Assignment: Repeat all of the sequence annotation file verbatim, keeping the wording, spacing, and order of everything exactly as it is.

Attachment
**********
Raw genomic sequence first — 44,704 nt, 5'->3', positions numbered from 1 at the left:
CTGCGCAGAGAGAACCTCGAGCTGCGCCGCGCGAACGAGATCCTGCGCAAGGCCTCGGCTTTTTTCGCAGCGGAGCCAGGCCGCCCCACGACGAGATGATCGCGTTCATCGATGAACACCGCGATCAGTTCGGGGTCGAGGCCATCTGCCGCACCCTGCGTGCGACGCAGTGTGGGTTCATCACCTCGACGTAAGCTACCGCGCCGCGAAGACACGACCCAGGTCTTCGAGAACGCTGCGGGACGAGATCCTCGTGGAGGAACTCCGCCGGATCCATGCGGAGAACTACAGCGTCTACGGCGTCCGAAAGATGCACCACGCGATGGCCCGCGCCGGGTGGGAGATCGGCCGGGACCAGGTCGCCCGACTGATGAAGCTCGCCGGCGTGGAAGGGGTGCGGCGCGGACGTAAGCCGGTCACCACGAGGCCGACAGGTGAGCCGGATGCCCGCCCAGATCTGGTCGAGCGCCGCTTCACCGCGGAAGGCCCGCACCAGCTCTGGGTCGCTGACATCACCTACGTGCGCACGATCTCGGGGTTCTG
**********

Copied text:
Raw genomic sequence first — 44,704 nt, 5'->3', positions numbered from 1 at the left:
CTGCGCAGAGAGAACCTCGAGCTGCGCCGCGCGAACGAGATCCTGCGCAAGGCCTCGGCTTTTTTCGCAGCGGAGCCAGGCCGCCCCACGACGAGATGATCGCGTTCATCGATGAACACCGCGATCAGTTCGGGGTCGAGGCCATCTGCCGCACCCTGCGTGCGACGCAGTGTGGGTTCATCACCTCGACGTAAGCTACCGCGCCGCGAAGACACGACCCAGGTCTTCGAGAACGCTGCGGGACGAGATCCTCGTGGAGGAACTCCGCCGGATCCATGCGGAGAACTACAGCGTCTACGGCGTCCGAAAGATGCACCACGCGATGGCCCGCGCCGGGTGGGAGATCGGCCGGGACCAGGTCGCCCGACTGATGAAGCTCGCCGGCGTGGAAGGGGTGCGGCGCGGACGTAAGCCGGTCACCACGAGGCCGACAGGTGAGCCGGATGCCCGCCCAGATCTGGTCGAGCGCCGCTTCACCGCGGAAGGCCCGCACCAGCTCTGGGTCGCTGACATCACCTACGTGCGCACGATCTCGGGGTTCTG